According to the US Bureau of Labor Statistics, the unemployment rate in October was projected to be 7.9 percent, up from 7.8 percent in September. It is a 0.1 percent rise, but on closer examination, it seems to be stable since August’s unemployment rate was 8.1 percent. The number of unwaged citizens dropped from 88,710,000 to 88,341,000, resulting in a 410,000 rise in the number of working people to 143,384,000, and a 170,000 increase in the number of unemployed people to 12,258,000. This suggests that the economy is in a healthy state; nevertheless, a closer examination of the data will reveal differently. According to Motoko (par 3); Shah & Lee (par 10) policymakers could classify those figures as “poor and worrying” because they could claim that, considering a rise in employment prospects, the job market cannot keep up with the rising amount of people searching for work, resulting in an increase in the unemployed. Barro (par 1) describes these minor improvements as “dismal” in terms of economic growth.
The State of American Employment
Age and Student Debt
The teens in the age range of 16 to 19 years reported an unemployment rate of 23.7% which did not shift from the previous month. This was slightly better than the employment rate for adult males, which was 7.3 percent, and the employment rate for adult females, which was 7.2 percent. This obviously demonstrates that when one becomes older, career security improves. In contrast to their novice youth, adults have work experience. The unemployment rate for adolescents aged 16 to 19 years old stayed unchanged; this was compared to adult males, where the rate was 7.3 percent, while females saw a 0.2 percent rise. (Source: Bureau of Labor Statistics of the United States of America)
As a result of unemployment, young people are trying to make ends meet. According to Rampell (paragraph 1), the young’s outlook appears to be gloomy in this century. According to her, just one out of every six young people operates full-time. The majority of children struggle to live with their parents; three out of every five children reside with their parents. While 73% of young people think they need further schooling to pursue a decent job, just half of them say they will enroll in the immediate future.
Latest graduates are included in the unemployed youth. Recent graduates are more likely to serve as waiters, waitresses, bartenders, and food service helpers than programmers, physicians, scientists, or mathematicians, according to Weisman (par 6) in his essay “53 percent of recent grads are underemployed or jobless.” Many graduates, though, would not take these jobs because a college education is costly and students incur debts through their studies. When you struggle with little pay, it’s even more difficult to repay these debts. Second, as college graduates accept a low-paying or low-skill career, they are more often replacing a worker who is less skilled. Krugman (paragraph 11) notes that the debt burden is not the major issue confronting young people; rather, a shortage of employment is stopping many graduates from starting their careers.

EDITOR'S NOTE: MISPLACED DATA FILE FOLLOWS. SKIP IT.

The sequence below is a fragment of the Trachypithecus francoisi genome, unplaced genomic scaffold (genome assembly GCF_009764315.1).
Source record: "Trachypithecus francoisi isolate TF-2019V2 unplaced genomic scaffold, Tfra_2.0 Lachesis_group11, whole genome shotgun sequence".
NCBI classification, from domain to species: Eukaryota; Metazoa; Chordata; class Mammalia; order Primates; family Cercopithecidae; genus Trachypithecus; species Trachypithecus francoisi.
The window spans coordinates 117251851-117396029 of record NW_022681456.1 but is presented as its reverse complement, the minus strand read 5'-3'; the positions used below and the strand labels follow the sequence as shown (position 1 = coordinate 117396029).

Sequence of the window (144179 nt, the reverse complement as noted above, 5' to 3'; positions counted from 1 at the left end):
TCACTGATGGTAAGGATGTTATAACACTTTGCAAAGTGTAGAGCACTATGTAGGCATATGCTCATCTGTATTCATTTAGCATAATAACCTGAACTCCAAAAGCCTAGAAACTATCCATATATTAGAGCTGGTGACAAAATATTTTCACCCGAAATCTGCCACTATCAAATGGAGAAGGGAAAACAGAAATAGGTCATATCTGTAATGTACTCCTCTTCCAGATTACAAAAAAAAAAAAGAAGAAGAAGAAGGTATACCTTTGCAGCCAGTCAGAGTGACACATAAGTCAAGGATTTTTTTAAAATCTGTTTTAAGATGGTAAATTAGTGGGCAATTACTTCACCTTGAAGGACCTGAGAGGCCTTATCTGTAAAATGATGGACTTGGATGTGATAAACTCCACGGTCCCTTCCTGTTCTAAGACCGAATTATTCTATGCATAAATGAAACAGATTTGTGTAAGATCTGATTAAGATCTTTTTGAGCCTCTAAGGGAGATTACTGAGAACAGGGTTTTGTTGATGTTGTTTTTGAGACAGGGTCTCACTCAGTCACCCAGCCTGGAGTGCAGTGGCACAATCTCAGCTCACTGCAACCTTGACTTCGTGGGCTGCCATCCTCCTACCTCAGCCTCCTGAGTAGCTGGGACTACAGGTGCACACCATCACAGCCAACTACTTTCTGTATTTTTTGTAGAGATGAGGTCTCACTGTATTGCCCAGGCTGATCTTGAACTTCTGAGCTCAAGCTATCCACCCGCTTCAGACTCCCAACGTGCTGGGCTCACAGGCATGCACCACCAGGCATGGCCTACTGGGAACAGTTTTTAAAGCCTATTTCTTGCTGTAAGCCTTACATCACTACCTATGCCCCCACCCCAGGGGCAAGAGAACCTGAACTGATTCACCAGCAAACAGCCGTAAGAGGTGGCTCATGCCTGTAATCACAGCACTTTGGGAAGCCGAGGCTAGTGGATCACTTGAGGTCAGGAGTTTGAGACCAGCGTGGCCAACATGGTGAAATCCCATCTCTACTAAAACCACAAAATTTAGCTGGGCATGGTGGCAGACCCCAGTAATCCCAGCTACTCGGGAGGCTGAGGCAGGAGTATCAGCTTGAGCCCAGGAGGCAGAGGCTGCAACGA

Gender and Employment Stability
When it comes to career security, gender analysis shows that women have a marginal advantage over men. Women aged 16 and over had an unemployment rate of 7.7%, up 0.2 percent from the previous month, whereas men in the same age range had an unemployment rate of 8.0 percent, unchanged from the previous month. When you hit the age of 20, the unemployment rate for women is 7.2 percent, up 0.2 percent from the previous month, whereas the unemployment rate for men is 7.3 percent, unchanged from the previous month. This data specifically shows that career stability for men and women is approaching parity. Young males and females also have a large incidence of unemployment, as shown by the fact that as the age is lifted from 16 to 20, female unemployment decreases by 0.5 percent and male unemployment drops by 0.7 percent (US Bureau of Central Statistics).
Education and Income Gap
Education level plays a vital role in determination of unemployment rate. Civilians with low education level have the highest rate of unemployment. Data indicates that those with less than high school diploma have the highest unemployment rate (12.2%). These are followed by those with high school diploma but have no college diploma at 8.4%, then those with college diploma or associate degree at 6.9%, while those with bachelors’ degree or higher have the lowest rate at 3.8% (US Bureau of Central Statistics).
Education is a major determinant of the income disparities in the United States. Rampell (par 9) states that although there has been national argument about whether college is worth the debt burden it entails, most high school graduates with no college degrees believed they would be unable to get good jobs without further education. The income gap is brought about by the fact that American economy has higher demand for educated workers. As the country becomes more educated the qualifications for jobs are raised leaving more and more of those with low academic qualifications jobless. Improvement in technology can also be singled out for the rising demand of educated workers in America. Given the high debt burden that goes with college degrees, the percentage of people with degrees is lower than those without degrees and this brings about the income gap as a small percentage of the work force get high incomes while a large proportion go home with low wages. The people with degrees also enjoy more job security than those without the degrees.